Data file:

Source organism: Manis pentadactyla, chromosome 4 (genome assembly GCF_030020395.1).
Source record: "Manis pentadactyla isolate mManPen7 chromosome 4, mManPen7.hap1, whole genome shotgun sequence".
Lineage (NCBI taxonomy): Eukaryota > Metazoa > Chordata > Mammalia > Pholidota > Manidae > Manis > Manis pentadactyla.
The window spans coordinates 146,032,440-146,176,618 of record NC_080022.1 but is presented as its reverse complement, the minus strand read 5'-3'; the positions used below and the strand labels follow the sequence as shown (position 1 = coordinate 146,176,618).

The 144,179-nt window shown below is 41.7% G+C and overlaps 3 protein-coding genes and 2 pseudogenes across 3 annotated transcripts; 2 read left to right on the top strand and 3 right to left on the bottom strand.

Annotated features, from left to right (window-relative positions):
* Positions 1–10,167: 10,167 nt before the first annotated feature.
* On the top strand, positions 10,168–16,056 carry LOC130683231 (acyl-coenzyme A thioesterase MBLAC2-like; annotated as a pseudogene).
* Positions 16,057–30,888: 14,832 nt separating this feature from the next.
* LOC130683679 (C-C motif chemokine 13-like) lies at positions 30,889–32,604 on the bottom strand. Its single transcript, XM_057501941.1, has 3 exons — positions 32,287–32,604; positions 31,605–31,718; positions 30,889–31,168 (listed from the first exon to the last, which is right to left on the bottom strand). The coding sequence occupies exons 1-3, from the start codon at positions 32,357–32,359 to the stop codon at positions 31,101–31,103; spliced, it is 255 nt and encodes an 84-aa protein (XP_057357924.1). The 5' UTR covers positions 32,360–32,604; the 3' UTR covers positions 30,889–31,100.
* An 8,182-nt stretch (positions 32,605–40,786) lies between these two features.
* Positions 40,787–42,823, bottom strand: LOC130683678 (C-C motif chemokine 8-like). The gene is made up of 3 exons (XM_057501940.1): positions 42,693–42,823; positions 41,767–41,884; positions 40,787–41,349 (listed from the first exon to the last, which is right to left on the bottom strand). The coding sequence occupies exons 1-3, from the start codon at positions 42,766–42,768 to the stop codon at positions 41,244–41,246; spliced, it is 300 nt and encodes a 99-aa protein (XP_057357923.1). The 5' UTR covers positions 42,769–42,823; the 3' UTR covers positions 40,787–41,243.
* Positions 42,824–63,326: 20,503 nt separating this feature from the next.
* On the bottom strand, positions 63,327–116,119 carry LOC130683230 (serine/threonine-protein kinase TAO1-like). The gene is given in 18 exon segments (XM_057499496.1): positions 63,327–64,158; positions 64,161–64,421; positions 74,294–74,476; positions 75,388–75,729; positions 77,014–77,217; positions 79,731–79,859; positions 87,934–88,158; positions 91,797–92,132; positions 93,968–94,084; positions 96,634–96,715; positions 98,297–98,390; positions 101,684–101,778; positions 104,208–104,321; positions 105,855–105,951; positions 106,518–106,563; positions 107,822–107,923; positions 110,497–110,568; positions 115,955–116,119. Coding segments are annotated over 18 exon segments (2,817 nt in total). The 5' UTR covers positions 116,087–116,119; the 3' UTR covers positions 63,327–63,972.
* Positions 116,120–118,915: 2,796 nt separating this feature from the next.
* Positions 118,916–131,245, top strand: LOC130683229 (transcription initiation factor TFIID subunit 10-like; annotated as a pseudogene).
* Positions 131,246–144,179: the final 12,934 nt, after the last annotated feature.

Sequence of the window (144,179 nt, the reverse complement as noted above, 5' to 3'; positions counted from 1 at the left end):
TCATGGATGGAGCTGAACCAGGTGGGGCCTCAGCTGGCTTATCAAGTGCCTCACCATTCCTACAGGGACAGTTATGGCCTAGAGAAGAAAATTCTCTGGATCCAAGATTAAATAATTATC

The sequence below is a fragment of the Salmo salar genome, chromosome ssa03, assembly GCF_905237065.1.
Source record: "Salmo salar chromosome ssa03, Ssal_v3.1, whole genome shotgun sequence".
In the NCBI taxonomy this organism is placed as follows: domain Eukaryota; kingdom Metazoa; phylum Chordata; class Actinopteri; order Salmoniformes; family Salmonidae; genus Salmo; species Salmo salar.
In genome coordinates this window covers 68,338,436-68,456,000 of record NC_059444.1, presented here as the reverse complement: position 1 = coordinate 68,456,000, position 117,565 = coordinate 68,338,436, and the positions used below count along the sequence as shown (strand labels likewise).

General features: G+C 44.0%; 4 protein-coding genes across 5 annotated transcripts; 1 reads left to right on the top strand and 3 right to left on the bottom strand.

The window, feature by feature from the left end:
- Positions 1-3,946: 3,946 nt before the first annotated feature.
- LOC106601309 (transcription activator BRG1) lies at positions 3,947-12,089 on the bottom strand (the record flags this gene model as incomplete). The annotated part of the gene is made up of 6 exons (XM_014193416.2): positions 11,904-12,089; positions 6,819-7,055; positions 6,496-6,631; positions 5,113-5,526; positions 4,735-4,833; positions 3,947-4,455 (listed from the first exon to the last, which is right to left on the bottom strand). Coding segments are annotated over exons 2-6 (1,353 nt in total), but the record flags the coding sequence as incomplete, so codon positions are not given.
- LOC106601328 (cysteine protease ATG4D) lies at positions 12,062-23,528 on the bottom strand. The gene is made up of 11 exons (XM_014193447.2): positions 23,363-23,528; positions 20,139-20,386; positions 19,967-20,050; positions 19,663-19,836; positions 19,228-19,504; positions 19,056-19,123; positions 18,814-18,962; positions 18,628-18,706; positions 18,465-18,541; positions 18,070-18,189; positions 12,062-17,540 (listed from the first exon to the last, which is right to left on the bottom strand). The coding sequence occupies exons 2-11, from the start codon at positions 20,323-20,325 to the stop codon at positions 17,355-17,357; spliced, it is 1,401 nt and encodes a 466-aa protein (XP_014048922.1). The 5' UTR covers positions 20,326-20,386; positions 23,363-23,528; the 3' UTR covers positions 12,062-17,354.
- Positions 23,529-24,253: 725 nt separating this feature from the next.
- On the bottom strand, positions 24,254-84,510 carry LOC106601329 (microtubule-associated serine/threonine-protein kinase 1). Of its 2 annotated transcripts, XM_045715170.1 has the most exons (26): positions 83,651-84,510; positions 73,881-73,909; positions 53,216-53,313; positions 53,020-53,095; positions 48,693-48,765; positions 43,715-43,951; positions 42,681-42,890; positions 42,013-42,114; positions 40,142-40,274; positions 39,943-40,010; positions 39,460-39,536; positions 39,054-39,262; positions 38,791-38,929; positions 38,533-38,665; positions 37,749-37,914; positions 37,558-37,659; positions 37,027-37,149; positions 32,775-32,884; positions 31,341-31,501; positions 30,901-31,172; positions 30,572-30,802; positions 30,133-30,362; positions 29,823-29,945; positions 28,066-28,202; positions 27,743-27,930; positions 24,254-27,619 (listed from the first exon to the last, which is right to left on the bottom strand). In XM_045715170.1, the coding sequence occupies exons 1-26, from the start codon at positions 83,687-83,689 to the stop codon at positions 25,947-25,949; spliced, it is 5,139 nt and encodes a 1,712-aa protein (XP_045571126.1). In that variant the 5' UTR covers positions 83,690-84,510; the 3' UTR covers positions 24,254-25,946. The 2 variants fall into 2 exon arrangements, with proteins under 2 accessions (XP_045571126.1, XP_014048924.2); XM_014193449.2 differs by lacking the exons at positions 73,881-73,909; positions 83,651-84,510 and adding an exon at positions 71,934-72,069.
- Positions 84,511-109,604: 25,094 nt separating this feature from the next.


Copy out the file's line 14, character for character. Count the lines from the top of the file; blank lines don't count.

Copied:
* On the bottom strand, positions 63,327–116,119 carry LOC130683230 (serine/threonine-protein kinase TAO1-like). The gene is given in 18 exon segments (XM_057499496.1): positions 63,327–64,158; positions 64,161–64,421; positions 74,294–74,476; positions 75,388–75,729; positions 77,014–77,217; positions 79,731–79,859; positions 87,934–88,158; positions 91,797–92,132; positions 93,968–94,084; positions 96,634–96,715; positions 98,297–98,390; positions 101,684–101,778; positions 104,208–104,321; positions 105,855–105,951; positions 106,518–106,563; positions 107,822–107,923; positions 110,497–110,568; positions 115,955–116,119. Coding segments are annotated over 18 exon segments (2,817 nt in total). The 5' UTR covers positions 116,087–116,119; the 3' UTR covers positions 63,327–63,972.